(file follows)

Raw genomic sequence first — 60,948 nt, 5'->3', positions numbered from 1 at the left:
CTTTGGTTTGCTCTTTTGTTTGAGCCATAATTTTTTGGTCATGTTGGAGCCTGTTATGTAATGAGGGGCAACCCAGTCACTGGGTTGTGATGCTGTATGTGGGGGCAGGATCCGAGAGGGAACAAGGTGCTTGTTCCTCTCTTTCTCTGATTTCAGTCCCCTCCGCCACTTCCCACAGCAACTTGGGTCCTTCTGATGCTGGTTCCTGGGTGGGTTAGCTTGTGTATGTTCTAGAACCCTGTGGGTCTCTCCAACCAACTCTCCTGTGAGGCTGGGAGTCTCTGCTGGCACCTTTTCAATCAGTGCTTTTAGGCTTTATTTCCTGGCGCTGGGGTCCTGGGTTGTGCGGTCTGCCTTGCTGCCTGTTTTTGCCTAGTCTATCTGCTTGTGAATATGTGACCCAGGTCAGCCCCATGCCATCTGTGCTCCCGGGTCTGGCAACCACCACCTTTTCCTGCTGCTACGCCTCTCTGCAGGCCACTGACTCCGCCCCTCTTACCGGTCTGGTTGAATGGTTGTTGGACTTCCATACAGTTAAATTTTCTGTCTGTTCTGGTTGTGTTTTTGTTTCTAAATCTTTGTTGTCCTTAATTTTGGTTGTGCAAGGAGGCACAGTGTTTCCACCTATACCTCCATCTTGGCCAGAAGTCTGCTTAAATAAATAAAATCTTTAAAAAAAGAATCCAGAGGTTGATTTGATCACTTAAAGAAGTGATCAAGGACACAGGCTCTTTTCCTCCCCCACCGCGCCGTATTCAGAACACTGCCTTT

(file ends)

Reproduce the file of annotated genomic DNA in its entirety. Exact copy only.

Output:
Raw genomic sequence first — 60,948 nt, 5'->3', positions numbered from 1 at the left:
CTTTGGTTTGCTCTTTTGTTTGAGCCATAATTTTTTGGTCATGTTGGAGCCTGTTATGTAATGAGGGGCAACCCAGTCACTGGGTTGTGATGCTGTATGTGGGGGCAGGATCCGAGAGGGAACAAGGTGCTTGTTCCTCTCTTTCTCTGATTTCAGTCCCCTCCGCCACTTCCCACAGCAACTTGGGTCCTTCTGATGCTGGTTCCTGGGTGGGTTAGCTTGTGTATGTTCTAGAACCCTGTGGGTCTCTCCAACCAACTCTCCTGTGAGGCTGGGAGTCTCTGCTGGCACCTTTTCAATCAGTGCTTTTAGGCTTTATTTCCTGGCGCTGGGGTCCTGGGTTGTGCGGTCTGCCTTGCTGCCTGTTTTTGCCTAGTCTATCTGCTTGTGAATATGTGACCCAGGTCAGCCCCATGCCATCTGTGCTCCCGGGTCTGGCAACCACCACCTTTTCCTGCTGCTACGCCTCTCTGCAGGCCACTGACTCCGCCCCTCTTACCGGTCTGGTTGAATGGTTGTTGGACTTCCATACAGTTAAATTTTCTGTCTGTTCTGGTTGTGTTTTTGTTTCTAAATCTTTGTTGTCCTTAATTTTGGTTGTGCAAGGAGGCACAGTGTTTCCACCTATACCTCCATCTTGGCCAGAAGTCTGCTTAAATAAATAAAATCTTTAAAAAAAGAATCCAGAGGTTGATTTGATCACTTAAAGAAGTGATCAAGGACACAGGCTCTTTTCCTCCCCCACCGCGCCGTATTCAGAACACTGCCTTT